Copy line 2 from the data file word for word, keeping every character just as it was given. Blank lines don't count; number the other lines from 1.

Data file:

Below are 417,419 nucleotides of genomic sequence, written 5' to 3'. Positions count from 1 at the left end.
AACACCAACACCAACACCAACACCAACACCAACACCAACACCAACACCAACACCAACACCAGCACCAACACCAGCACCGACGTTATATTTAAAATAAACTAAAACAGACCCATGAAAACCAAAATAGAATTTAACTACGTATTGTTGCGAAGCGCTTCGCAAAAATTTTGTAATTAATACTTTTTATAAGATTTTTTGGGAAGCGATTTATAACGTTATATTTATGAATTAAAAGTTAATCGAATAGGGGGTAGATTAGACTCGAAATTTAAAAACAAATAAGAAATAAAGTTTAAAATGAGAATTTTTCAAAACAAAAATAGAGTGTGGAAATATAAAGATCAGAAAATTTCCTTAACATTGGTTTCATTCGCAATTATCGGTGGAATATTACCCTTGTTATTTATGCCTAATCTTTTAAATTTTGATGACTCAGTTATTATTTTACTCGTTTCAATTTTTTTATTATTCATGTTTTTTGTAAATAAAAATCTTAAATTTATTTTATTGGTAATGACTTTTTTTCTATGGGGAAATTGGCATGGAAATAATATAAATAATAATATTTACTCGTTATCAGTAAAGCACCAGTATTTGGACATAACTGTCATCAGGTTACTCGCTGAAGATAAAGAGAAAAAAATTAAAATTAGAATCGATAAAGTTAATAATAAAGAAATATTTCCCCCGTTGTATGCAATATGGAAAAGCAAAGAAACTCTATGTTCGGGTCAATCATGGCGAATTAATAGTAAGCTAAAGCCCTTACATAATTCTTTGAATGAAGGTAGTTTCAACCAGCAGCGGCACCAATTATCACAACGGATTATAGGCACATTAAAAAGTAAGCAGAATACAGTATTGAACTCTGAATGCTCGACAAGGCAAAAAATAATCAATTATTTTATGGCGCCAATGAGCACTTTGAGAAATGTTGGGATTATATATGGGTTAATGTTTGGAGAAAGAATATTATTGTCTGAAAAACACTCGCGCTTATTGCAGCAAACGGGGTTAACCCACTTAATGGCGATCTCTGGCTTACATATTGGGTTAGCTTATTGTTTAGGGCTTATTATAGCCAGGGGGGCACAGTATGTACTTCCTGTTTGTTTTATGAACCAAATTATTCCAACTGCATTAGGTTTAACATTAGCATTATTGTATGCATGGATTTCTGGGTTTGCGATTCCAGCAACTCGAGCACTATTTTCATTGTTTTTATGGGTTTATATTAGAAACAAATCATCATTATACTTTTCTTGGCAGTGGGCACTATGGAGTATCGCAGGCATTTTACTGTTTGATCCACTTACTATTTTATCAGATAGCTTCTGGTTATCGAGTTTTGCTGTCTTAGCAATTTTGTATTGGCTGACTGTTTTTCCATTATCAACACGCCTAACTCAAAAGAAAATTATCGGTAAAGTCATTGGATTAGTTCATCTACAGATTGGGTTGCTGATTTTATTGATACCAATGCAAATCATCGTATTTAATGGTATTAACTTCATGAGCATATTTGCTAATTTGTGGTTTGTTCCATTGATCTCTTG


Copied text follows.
AACACCAACACCAACACCAACACCAACACCAACACCAACACCAACACCAACACCAACACCAGCACCAACACCAGCACCGACGTTATATTTAAAATAAACTAAAACAGACCCATGAAAACCAAAATAGAATTTAACTACGTATTGTTGCGAAGCGCTTCGCAAAAATTTTGTAATTAATACTTTTTATAAGATTTTTTGGGAAGCGATTTATAACGTTATATTTATGAATTAAAAGTTAATCGAATAGGGGGTAGATTAGACTCGAAATTTAAAAACAAATAAGAAATAAAGTTTAAAATGAGAATTTTTCAAAACAAAAATAGAGTGTGGAAATATAAAGATCAGAAAATTTCCTTAACATTGGTTTCATTCGCAATTATCGGTGGAATATTACCCTTGTTATTTATGCCTAATCTTTTAAATTTTGATGACTCAGTTATTATTTTACTCGTTTCAATTTTTTTATTATTCATGTTTTTTGTAAATAAAAATCTTAAATTTATTTTATTGGTAATGACTTTTTTTCTATGGGGAAATTGGCATGGAAATAATATAAATAATAATATTTACTCGTTATCAGTAAAGCACCAGTATTTGGACATAACTGTCATCAGGTTACTCGCTGAAGATAAAGAGAAAAAAATTAAAATTAGAATCGATAAAGTTAATAATAAAGAAATATTTCCCCCGTTGTATGCAATATGGAAAAGCAAAGAAACTCTATGTTCGGGTCAATCATGGCGAATTAATAGTAAGCTAAAGCCCTTACATAATTCTTTGAATGAAGGTAGTTTCAACCAGCAGCGGCACCAATTATCACAACGGATTATAGGCACATTAAAAAGTAAGCAGAATACAGTATTGAACTCTGAATGCTCGACAAGGCAAAAAATAATCAATTATTTTATGGCGCCAATGAGCACTTTGAGAAATGTTGGGATTATATATGGGTTAATGTTTGGAGAAAGAATATTATTGTCTGAAAAACACTCGCGCTTATTGCAGCAAACGGGGTTAACCCACTTAATGGCGATCTCTGGCTTACATATTGGGTTAGCTTATTGTTTAGGGCTTATTATAGCCAGGGGGGCACAGTATGTACTTCCTGTTTGTTTTATGAACCAAATTATTCCAACTGCATTAGGTTTAACATTAGCATTATTGTATGCATGGATTTCTGGGTTTGCGATTCCAGCAACTCGAGCACTATTTTCATTGTTTTTATGGGTTTATATTAGAAACAAATCATCATTATACTTTTCTTGGCAGTGGGCACTATGGAGTATCGCAGGCATTTTACTGTTTGATCCACTTACTATTTTATCAGATAGCTTCTGGTTATCGAGTTTTGCTGTCTTAGCAATTTTGTATTGGCTGACTGTTTTTCCATTATCAACACGCCTAACTCAAAAGAAAATTATCGGTAAAGTCATTGGATTAGTTCATCTACAGATTGGGTTGCTGATTTTATTGATACCAATGCAAATCATCGTATTTAATGGTATTAACTTCATGAGCATATTTGCTAATTTGTGGTTTGTTCCATTGATCTCTTG